Murray v Budd: Addis v Gramaphone Co Ltd [1909] AC 488 remains the law in Ireland.

Here, the Supreme Court refused Murray’s request that it overrule the authority of Addis v Gramaphone Co Ltd [1909] AC 488 or find a new exception to the rule from that case. Addis set down the rule that compensation is not recoverable for breach of contract leading to non-financial loss. Since then, the courts have recognised certain exceptions to that rule: where the object of a contract is to provide pleasure, relaxation, peace of mind or freedom from molestation.



In 1999, Murray was standing accused of possession with intent to supply a large quantity of heroin. Budd was appointed as Murray’s solicitor under the free legal aid scheme. Over a week before Murray’s trial the counsel appointed by Budd notified Budd that they would not be available on the trial date. However Budd did not instruct alternative counsel until the night before the trial. Naas Circuit Criminal Court convicted Murray and sentenced him to seven years imprisonment.

In 2005, within six years of the trial date, Murray commenced proceedings against Budd seeking compensation for his worry and stress during the week prior to his trial caused by Budd not having counsel in place. The case was the subject to two High Court hearings and an appeal to the Court of Appeal at the preliminary stage, dismissing Murray’s proceedings.

Murray applied to the Supreme Court for leave to appeal. Granting leave to appeal, the Court determined that Murray had raised an issue of general public importance: “whether a claim framed as a professional negligence action seeking damages for negligence and breach of contract in which the particulars of loss and damage claimed are worry and stress short of a recognised physical injury should be treated as a personal injury action subject to the statutory limitation period applicable to personal injury actions”.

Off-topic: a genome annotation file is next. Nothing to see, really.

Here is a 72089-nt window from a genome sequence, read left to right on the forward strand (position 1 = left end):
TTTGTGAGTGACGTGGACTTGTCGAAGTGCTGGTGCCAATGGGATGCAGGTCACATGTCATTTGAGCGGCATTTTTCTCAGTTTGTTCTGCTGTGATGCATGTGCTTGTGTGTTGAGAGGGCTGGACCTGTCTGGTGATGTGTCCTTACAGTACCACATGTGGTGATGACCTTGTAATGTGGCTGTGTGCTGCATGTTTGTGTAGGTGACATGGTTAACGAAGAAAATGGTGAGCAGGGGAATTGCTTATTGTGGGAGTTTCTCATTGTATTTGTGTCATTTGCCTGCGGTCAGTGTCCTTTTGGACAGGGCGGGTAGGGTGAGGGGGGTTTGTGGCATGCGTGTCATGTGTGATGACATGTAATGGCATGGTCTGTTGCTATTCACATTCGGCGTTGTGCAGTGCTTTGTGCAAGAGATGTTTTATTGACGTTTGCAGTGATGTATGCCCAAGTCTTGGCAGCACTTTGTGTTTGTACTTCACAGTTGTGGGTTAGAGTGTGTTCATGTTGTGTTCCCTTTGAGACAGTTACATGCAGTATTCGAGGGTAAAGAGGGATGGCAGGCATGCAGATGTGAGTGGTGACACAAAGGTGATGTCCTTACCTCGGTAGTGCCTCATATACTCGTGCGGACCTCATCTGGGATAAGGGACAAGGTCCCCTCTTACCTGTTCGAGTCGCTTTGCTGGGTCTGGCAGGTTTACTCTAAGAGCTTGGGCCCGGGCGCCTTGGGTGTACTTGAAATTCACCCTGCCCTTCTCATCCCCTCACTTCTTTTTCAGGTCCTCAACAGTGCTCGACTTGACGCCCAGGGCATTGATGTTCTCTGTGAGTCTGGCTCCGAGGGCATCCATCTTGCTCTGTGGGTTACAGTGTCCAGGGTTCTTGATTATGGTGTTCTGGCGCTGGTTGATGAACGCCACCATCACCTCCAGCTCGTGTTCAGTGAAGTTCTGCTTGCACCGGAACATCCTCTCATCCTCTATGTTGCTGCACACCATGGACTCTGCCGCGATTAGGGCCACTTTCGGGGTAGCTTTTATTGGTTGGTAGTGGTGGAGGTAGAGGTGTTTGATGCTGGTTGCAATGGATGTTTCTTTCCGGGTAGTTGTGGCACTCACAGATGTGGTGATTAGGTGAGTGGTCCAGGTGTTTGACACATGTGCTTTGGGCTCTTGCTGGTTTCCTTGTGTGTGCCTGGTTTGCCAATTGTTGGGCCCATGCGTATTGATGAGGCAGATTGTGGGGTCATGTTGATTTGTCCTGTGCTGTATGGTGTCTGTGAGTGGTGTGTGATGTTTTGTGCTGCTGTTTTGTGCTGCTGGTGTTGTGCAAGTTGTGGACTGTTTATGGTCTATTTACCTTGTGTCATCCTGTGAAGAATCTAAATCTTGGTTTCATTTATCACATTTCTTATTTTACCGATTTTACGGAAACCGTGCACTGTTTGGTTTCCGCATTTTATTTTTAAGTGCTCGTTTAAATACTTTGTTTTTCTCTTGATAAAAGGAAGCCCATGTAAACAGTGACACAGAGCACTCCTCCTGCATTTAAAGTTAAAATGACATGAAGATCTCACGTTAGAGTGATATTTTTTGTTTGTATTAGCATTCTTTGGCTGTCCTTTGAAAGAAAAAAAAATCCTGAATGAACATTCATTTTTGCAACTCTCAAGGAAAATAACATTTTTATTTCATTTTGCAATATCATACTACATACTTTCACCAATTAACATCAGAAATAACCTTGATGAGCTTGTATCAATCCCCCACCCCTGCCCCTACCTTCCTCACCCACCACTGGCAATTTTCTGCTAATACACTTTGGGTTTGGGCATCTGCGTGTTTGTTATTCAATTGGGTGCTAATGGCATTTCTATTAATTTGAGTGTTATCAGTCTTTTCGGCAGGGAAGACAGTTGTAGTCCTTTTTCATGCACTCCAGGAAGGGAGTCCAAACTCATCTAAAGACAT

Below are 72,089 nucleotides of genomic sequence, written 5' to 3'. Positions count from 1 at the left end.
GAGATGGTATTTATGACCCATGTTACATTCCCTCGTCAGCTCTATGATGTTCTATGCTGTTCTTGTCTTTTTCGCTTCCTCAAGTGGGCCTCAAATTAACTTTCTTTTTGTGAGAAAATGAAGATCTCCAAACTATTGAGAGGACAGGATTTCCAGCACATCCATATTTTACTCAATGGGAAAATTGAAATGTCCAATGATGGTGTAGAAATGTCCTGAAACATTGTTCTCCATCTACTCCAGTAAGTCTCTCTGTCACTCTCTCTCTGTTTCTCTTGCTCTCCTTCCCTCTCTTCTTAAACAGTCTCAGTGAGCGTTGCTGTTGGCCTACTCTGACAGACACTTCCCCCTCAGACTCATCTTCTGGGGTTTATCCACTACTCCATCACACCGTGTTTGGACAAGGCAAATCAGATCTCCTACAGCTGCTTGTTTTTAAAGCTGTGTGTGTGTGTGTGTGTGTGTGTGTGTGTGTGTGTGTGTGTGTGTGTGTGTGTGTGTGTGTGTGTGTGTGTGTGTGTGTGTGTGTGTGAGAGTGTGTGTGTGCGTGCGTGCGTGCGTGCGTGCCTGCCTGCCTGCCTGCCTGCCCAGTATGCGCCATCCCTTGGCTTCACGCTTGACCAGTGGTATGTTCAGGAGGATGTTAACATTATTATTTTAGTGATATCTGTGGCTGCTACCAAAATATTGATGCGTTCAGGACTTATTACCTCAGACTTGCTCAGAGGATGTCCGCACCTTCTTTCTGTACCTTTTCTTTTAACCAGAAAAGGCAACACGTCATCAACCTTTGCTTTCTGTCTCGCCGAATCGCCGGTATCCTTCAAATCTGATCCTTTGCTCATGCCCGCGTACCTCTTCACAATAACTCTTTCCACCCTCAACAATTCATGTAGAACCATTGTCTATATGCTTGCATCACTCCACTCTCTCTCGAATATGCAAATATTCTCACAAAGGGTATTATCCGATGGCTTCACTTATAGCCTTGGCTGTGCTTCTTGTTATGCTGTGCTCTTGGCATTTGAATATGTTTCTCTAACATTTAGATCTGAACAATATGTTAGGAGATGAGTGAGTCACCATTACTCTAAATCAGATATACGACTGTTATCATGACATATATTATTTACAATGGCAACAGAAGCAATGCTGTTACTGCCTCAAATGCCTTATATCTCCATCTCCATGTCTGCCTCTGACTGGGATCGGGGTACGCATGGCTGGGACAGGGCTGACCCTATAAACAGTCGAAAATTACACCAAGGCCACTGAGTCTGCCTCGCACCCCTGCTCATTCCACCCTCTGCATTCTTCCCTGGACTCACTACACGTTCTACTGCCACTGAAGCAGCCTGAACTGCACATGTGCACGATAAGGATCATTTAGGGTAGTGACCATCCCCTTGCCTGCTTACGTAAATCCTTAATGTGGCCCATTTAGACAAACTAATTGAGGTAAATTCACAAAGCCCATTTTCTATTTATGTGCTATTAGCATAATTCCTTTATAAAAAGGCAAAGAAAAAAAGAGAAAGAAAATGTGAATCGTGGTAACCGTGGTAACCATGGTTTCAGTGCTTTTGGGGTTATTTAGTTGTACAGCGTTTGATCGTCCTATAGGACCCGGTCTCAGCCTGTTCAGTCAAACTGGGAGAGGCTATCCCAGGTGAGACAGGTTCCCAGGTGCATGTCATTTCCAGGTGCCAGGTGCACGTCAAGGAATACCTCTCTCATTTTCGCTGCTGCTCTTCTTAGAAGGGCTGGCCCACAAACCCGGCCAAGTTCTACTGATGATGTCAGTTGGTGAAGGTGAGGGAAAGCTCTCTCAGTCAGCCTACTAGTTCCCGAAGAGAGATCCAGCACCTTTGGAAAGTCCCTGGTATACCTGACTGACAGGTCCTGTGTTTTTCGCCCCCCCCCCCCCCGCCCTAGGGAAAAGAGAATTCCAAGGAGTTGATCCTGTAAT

Supreme Court

Chief Justice Denham wrote the judgment for the seven judge panel dismissing Murray’s appeal. The Court examined the three possible actions under which Murray’s case could proceed: (1) personal injury, (2) tort and (3) professional negligence in breach of contract.

(1) Denham CJ held that any action for person injury is statute barred.

(2) Denham cited with approval the High Court decision in Walter v Crossan [2014] IEHC 377, where Hogan J thoroughly reviewed the law and concluded that damages are not recoverable in tort for worry and stress not giving rise to a psychiatric illness.

And (3), Denham stated that Murray was represented at trial by competent counsel and there was no breach of professional standards. The nature of the contract was not one under which damages for distress would be available under the exceptions from Addis. (The case was further complicated by the fact that there was no direct contract between Murray and Budd). And there were no circumstances in the case which warranted the Court to consider additional exceptions to Addis.

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